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Economic downturn – just a ruse?

Nigeria – like every other country  – is trying to work out the real impact of the global downturn.  Everyone’s trying to predict how bad it is going to get. On the flight to Abuja I chat to a tax adviser working for the World Bank. As a Nigerian he was pretty frustrated that only 10% of Nigerian finances come from tax.  The currency is really struggling as it is a commodity-dependent country and mining investment is being scaled back as exports fall.

The financial community are nervous about what the downturn could mean.  As I drive to the office I start to think about what this means for ordinary people? It’s a harsh reality.

Colleagues tell me that prices of household items and foods have increased and that may raise the number of malnourished children, as families may be forced to reduce the quantity and variety of food bought at market. This is very frightening as malnutrition is the leading single cause of child death. There are now an estimated 44 million more undernourished people in the world because of the global food price crisis. As food prices go up people fear for the health of their families and friends.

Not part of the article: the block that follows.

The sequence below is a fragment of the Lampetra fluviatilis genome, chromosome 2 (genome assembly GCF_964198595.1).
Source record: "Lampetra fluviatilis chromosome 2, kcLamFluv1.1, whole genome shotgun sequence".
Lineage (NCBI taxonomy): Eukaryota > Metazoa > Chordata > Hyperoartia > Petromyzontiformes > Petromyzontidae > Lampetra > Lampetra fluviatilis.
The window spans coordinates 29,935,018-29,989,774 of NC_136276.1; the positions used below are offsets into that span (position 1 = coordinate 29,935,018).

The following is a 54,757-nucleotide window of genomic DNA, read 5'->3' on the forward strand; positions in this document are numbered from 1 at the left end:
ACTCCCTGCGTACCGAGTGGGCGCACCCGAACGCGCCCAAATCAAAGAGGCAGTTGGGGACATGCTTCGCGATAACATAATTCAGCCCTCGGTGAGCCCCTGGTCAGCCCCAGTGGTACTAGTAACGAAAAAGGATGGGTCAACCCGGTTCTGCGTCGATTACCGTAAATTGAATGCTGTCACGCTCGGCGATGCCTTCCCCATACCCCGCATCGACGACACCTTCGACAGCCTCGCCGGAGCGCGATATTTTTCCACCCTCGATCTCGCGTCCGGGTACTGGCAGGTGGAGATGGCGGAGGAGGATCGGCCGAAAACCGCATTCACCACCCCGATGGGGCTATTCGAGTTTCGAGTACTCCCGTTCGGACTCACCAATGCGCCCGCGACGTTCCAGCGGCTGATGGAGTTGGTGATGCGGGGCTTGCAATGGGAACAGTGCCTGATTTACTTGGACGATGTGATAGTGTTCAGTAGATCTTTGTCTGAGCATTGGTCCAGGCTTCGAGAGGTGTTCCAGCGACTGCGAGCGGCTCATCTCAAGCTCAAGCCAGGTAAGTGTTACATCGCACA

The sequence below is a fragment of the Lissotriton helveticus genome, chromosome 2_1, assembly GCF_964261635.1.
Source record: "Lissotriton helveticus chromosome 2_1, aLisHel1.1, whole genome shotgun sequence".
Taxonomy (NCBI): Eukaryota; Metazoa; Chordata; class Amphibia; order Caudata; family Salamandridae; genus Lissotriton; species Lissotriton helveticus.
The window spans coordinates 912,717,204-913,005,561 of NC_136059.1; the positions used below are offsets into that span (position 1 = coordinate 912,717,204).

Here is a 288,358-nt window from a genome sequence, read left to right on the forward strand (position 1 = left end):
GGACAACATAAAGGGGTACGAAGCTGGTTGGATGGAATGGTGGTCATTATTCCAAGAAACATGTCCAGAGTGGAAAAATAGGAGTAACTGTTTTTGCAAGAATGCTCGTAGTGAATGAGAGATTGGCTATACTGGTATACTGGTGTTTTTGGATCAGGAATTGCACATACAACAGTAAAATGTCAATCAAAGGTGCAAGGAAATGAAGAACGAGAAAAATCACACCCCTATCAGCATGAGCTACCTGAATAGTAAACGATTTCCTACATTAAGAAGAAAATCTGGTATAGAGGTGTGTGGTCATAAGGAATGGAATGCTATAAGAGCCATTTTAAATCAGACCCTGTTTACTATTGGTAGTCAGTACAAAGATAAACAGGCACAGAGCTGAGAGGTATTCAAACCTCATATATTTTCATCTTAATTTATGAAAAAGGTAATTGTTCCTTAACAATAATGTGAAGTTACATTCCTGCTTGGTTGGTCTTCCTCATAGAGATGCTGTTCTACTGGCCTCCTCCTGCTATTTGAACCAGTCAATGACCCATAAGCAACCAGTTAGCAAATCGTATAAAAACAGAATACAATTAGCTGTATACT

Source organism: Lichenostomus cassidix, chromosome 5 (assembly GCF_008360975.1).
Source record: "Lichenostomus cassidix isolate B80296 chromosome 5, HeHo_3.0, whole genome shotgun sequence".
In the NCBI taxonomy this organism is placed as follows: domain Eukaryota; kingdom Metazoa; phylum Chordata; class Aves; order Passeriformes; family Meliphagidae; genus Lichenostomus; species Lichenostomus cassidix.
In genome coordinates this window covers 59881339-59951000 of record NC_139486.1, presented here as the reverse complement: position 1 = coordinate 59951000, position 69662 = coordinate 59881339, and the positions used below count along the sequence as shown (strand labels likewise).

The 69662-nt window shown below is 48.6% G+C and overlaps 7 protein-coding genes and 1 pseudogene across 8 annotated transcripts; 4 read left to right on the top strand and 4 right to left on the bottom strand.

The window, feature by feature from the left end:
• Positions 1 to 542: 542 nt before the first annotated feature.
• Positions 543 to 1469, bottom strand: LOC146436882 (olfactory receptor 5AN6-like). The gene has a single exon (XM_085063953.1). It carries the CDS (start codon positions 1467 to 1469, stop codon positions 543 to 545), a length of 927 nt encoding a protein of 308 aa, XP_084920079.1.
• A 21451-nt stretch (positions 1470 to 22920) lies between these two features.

On arrival in Abuja I read an exclusive interview in The Tide newspaper with shipping magnate Chief Elochukwu who describes the crisis as a ruse.   He claims Nigerian companies are still posting huge profits.   The Nigerian Guardian newspaper says that the manufacturing sector of jobs lost 20 per cent in the last 6 months. I am then handed a brief from the Save the Children team on arrival. Whatever the depth of the crisis, the reality here is that the eighth largest oil producer in the world has the second largest number of newborns and children dying every year, next to India.  This is a huge injustice

and means that 1 in 10 children dying in the world today die in Nigeria.

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